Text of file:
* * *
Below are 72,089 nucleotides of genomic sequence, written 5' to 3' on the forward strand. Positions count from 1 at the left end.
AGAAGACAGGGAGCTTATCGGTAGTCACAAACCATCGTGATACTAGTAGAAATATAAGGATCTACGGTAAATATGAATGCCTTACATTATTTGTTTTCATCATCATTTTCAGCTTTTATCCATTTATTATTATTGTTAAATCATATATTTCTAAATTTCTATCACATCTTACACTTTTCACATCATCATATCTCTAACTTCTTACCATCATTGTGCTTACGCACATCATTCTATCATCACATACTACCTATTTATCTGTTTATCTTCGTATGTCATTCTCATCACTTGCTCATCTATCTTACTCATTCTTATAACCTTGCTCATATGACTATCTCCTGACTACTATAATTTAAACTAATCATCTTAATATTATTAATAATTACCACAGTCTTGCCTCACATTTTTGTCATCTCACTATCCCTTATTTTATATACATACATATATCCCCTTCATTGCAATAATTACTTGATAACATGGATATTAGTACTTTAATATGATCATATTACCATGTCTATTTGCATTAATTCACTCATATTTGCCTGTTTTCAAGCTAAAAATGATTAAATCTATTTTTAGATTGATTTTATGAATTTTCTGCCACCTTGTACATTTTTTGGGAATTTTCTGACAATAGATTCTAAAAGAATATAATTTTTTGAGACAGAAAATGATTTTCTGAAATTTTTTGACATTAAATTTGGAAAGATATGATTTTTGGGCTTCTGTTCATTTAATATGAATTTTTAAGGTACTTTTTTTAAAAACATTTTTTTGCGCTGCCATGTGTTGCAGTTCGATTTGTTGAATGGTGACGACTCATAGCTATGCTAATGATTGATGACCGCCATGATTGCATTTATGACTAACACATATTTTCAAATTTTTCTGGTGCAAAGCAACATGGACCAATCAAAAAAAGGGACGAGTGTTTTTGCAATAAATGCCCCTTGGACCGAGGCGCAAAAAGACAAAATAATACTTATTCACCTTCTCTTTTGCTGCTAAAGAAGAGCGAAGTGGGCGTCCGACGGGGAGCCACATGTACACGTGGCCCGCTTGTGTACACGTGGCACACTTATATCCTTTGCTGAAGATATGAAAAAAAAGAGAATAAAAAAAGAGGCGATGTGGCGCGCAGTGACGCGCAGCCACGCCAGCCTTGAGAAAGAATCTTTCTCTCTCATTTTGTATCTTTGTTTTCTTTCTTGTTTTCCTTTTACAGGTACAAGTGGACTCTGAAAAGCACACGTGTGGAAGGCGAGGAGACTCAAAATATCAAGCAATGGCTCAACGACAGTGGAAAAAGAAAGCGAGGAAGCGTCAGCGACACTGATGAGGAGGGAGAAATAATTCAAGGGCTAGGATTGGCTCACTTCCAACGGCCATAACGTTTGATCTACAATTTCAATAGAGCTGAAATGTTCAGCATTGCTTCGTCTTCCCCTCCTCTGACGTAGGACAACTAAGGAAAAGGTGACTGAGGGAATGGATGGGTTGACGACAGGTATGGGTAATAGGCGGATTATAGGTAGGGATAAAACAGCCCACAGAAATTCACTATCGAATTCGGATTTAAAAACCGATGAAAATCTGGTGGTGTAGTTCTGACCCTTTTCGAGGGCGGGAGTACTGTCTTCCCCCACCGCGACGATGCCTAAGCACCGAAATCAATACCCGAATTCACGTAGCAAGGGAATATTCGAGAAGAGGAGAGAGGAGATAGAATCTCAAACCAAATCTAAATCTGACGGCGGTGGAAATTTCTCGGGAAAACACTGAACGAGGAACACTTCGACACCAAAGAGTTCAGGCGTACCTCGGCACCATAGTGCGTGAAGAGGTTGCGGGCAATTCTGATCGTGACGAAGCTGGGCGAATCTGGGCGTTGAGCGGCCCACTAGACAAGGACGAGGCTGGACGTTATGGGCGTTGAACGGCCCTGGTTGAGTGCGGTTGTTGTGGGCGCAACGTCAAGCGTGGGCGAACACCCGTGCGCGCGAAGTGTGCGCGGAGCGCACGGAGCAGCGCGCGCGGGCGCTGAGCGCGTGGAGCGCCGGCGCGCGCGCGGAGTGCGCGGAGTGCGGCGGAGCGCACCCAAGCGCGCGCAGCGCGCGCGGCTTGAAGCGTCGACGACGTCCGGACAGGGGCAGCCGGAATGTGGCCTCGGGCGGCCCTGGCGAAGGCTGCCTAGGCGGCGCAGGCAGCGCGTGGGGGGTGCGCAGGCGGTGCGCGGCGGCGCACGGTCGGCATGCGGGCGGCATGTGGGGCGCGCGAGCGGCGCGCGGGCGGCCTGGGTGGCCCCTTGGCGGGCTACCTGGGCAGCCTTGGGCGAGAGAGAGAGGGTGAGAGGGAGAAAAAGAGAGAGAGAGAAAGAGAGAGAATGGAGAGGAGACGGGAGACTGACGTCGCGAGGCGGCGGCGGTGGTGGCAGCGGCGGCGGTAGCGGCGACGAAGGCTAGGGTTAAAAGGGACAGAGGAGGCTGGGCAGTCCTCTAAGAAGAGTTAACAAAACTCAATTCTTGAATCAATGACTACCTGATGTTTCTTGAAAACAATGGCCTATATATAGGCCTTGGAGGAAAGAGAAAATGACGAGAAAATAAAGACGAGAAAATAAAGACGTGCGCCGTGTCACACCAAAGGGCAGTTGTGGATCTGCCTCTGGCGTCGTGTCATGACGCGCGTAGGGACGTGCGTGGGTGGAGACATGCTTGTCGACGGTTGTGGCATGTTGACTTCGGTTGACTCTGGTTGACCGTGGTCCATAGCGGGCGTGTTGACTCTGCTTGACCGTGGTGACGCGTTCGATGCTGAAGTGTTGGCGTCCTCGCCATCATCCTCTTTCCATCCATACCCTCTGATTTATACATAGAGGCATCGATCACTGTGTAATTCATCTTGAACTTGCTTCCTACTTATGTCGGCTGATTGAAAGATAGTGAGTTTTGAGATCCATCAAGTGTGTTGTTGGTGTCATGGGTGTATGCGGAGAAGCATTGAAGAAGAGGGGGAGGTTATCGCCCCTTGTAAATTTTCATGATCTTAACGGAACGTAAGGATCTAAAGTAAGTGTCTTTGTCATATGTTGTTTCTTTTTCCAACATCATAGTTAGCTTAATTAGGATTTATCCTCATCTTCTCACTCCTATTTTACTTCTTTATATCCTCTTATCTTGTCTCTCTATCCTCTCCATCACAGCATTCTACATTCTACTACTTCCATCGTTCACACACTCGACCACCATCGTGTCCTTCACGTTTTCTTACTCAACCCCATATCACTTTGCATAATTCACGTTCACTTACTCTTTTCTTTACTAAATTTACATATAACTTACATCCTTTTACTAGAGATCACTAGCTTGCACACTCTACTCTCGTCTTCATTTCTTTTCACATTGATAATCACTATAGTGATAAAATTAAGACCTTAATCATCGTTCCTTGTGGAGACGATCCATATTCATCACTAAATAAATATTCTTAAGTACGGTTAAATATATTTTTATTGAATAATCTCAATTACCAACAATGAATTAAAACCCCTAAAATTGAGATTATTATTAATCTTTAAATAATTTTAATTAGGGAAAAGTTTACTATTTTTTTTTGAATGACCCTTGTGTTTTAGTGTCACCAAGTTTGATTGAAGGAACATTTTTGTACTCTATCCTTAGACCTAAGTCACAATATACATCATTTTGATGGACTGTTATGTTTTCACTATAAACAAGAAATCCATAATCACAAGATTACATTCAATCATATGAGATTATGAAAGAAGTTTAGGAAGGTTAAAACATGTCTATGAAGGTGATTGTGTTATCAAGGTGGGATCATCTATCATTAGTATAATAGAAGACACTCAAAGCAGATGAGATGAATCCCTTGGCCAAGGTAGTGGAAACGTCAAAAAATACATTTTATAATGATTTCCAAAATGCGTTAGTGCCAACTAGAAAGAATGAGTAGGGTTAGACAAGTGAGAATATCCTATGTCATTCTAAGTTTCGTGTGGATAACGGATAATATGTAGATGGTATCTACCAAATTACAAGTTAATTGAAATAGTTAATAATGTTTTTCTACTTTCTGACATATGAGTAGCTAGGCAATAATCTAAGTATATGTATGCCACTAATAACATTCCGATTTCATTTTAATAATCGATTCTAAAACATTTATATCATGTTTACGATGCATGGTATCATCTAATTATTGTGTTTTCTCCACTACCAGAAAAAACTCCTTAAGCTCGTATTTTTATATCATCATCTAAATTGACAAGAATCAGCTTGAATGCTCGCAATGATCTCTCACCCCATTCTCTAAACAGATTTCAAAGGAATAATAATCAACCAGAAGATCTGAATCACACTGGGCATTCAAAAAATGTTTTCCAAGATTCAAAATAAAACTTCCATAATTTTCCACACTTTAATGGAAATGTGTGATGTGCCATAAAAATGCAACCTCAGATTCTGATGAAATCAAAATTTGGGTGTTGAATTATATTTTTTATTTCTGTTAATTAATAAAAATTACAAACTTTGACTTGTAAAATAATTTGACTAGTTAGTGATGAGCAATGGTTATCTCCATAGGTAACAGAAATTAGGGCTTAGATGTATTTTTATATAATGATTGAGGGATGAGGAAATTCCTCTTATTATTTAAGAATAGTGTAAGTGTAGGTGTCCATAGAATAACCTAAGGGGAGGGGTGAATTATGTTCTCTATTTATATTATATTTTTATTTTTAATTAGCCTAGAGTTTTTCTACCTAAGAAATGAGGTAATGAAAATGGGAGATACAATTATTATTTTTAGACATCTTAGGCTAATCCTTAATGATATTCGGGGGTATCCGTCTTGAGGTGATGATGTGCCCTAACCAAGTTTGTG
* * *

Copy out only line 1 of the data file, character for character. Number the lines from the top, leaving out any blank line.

Below are 72,089 nucleotides of genomic sequence, written 5' to 3' on the forward strand. Positions count from 1 at the left end.